It was five days before Christmas 1943, and the fighter had closed in on their crippled American B-17 bomber for the kill.The B-17 pilot, Charles Brown, was a 21-year-old West Virginia farm boy on his first combat mission. His bomber had been shot to pieces by swarming fighters, and his plane was alone in the skies above Germany. Half his crew was wounded, and the tail gunner was dead, his blood frozen in icicles over the machine guns.But when Brown and his co-pilot, Spencer "Pinky" Luke, looked at the fighter pilot again, something odd happened. The German didn't pull the trigger. He nodded at Brown instead.
Stigler pressed his hand over the rosary he kept in his flight jacket. He eased his index finger over off the trigger. He couldn't shoot. It would be murder.
A German pilot who spared the enemy, though, risked death in Nazi Germany. If someone reported him, he would be executed.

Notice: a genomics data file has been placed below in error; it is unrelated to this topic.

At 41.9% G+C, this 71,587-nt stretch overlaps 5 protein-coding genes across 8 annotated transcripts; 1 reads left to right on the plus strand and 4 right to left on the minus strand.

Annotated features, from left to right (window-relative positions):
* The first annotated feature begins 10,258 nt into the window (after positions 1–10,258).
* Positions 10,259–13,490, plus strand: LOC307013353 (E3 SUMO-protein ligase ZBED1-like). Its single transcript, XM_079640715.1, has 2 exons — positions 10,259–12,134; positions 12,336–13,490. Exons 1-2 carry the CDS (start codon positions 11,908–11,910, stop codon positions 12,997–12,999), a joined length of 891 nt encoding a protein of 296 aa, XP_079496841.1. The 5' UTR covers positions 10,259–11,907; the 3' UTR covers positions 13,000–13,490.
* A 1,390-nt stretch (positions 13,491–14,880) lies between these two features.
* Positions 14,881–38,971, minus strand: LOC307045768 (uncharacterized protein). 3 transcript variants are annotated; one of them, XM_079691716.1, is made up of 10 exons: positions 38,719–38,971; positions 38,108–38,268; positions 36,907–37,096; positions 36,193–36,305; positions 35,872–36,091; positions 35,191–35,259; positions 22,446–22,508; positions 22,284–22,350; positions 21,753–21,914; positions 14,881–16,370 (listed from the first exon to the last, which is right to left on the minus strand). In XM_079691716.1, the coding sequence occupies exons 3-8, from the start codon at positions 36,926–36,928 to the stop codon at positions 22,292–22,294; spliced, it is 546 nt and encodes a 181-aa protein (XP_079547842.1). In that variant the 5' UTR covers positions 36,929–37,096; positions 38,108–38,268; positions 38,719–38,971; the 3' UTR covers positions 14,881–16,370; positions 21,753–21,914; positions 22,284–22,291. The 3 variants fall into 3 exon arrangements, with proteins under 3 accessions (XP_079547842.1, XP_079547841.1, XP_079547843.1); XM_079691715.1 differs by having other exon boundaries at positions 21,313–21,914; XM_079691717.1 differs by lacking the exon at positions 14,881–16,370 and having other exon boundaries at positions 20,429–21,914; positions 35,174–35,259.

Alone with the crippled bomber, Stigler changed his mission. He nodded at the American pilot and began flying in formation so German anti-aircraft gunners on the ground wouldn't shoot down the slow-moving bomber. (The Luftwaffe had B-17s of its own, shot down and rebuilt for secret missions and training.) Stigler escorted the bomber over the North Sea and took one last look at the American pilot. Then he saluted him, peeled his fighter away and returned to Germany.



He finally placed an ad in a German newsletter for former Luftwaffe pilots, retelling the story and asking if anyone knew the pilot.On January 18, 1990, Brown received a letter. He opened it and read:"Dear Charles, All these years I wondered what happened to the B-17, did she make it or not?"
Brown had written a letter of thanks to Stigler, but one day, he showed the extent of his gratitude. He organized a reunion of his surviving crew members, along with their extended families. He invited Stigler as a guest of honor.During the reunion, a video was played showing all the faces of the people that now lived -- children, grandchildren, relatives -- because of Stigler's act of chivalry. Stigler watched the film from his seat of honor.


Two enemies discover a 'higher call' in battle - CNN.com